Employers motivated to hire military veterans often express the frustration that veterans make it hard to evaluate, assess, and qualify themselves as candidates for open positions. While many civilian employers would like to hire them, it can feel as if the veterans put stumbling blocks in the way of a smooth process.
What are Veteran Applicants Doing Wrong
Three things veteran job applicants consistently do (to the dismay of civilian employers) are:
- Present poorly written resumes. To the employer, the resume is often the first impression. Whether presented in an email, in print, or attached to the online application system, employers often see resumes from veterans that are ill-formatted, don't highlight applicable skills or experience (or show that the skills gained in the military are relevant to the civilian job for which they are applying), and are overall confusing to the civilian reader -- recruiter or hiring manager.
- Use of jargon and acronyms. The military is filled with contractions and jargon that are confusing to non-military personnel. When a resume includes acronyms without clarifications or are too acronym-heavy, civilian employers are turned off from reading more. In conversation or the interview, the use of military acronyms without explanation can be off-putting and intimidating to the listener, and appears as "posturing," thus distancing the applicant from the employer.
- Not asking questions. In the job interview, employers look forward to the questions asked by the candidates. Because most veterans have never applied for a job, and are often not skilled in interviewing, they hesitate to ask questions about the company, interviewer, or job. This is a missed opportunity!
What Can Employers Do?
When veteran applicants don't present their best selves, employers are at a disadvantage to accurately evaluate their fit for the job and the company. What can an employer do to better attract qualified veterans to their company? The answer lies in training, communication, and understanding.
- Train recruiters to read resumes. Hopefully every resume that crosses a recruiter's desk is tailored to the job description. Unfortunately, many veteran candidates have not learned to "civilianize" their experience and align their background with the specifics of the job description, making it difficult to understand. Employers can train their recruiters and hiring managers on:
- Understanding transferrable hard and soft skills from a military veteran candidate
- Assessing the jobs, roles, and awards that transfer from the military to the civilian workforce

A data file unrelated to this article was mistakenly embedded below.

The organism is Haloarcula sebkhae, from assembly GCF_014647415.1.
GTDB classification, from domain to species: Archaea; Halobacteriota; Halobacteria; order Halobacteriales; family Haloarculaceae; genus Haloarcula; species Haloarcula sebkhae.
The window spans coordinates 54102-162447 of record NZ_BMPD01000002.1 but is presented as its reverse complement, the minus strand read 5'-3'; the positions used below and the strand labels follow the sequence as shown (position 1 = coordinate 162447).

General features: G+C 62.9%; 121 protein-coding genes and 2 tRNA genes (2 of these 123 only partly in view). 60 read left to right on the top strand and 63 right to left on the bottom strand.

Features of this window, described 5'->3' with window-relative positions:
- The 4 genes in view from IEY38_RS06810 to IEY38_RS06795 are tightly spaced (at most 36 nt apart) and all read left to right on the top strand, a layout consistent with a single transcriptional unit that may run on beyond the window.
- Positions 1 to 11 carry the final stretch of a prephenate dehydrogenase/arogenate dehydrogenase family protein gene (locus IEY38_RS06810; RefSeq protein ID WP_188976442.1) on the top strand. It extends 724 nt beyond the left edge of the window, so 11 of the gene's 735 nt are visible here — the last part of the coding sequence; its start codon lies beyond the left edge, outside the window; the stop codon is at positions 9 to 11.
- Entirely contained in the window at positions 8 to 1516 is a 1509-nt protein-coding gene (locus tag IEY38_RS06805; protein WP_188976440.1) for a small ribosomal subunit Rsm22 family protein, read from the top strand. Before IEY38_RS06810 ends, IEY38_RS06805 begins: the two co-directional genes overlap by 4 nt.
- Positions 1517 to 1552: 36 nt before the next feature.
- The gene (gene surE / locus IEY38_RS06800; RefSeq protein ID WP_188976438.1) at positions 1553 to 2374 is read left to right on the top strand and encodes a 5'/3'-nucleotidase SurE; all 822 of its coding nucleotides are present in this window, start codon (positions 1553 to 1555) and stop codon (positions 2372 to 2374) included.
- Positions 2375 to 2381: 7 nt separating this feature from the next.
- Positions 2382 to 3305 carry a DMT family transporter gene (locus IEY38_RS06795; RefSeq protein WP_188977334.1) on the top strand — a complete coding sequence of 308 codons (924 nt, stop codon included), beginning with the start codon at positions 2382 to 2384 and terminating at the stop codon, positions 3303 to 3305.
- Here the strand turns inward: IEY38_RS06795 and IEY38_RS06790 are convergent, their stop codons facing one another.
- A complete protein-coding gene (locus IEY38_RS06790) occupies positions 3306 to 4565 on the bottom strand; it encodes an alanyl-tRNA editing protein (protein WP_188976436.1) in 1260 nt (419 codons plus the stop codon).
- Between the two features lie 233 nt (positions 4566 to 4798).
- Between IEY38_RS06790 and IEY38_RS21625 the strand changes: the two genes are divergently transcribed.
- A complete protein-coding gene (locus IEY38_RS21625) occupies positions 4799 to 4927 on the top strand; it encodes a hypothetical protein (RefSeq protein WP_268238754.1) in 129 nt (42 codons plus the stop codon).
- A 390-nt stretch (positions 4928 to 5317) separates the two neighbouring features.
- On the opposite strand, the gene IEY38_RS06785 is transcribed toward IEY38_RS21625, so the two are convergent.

- Developing rapport with military veterans to better elicit quality responses and descriptions of their work history
- Considering personality and character in a military veteran applicant. While the veteran applicant might lack some transferrable skills and certifications, the character traits gained could make them a compelling candidate.
- Improve communication. Help civilian recruiters and hiring managers learn how to get deeper and better responses from veteran interviewees. A veteran is trained to give succinct, factual responses to questions. Encouraging the candidate to elaborate, share examples, describe their value/contribution, and imagine how things "could be" are potentially challenging for veteran applicants. When the recruiter or hiring manager asks more open-ended questions, shares common experiences, and demonstrates empathy, the ability to create rapport and trust with veterans begins. Additionally, help the veteran job applicant correct the over-use of jargon by asking clarifying questions. Instead of letting the candidate repeatedly use jargon and acronyms during the entire interview, ask them to explain each one. If they don't get the hint after a few minutes, remind them that you are a civilian and these terms are unfamiliar. Again, ask them to clarify.
- Understand the military mindset. Whether someone spends four or forty-four years in military service, they learn a different work style, culture, and set of habits. For recruiters and hiring managers, understanding those differences and helping veterans bridge the divide between civilian-speak and military-style is a worthwhile investment of time and effort. The first step is to encourage civilian recruiters and hiring managers to ask, listen, and learn about the military culture -- for instance, understanding the values, priorities, and chain of command style of work. Through formal or informal events where veterans share their experiences and learnings, civilians can hear veterans talk about the challenges of transition, and explain how their skills translate to civilian work.
There are challenges in hiring someone from a background, culture, workstyle, and training that doesn't completely parallel civilian job requirements. Overcoming these challenges with training, compassion and understanding returns huge dividends! Veterans are amazing employees who should be encouraged to join the ranks of leading civilian employers.
About Lida Citroen
Lida Citroën, a branding expert based in Denver, has made a career of helping people and companies create new or enhanced identities. She is passionate about helping veterans learn how to compete for careers in the civilian sector. A TEDx Speaker, Lida presents her unique personal branding training programs across the U.S., at military installations and events, serves on the Board of Directors of NAVSO volunteers with ESGR, and has produced numerous programs and materials to help military veterans successfully transition after service. If you have a transition question Lida can help answer, email her at firstname.lastname@example.org. She is also the author of the best selling book, "Your Next Mission: A personal branding guide for the military-to-civilian transition," available at www.YourNextMissionBook.com and on Amazon.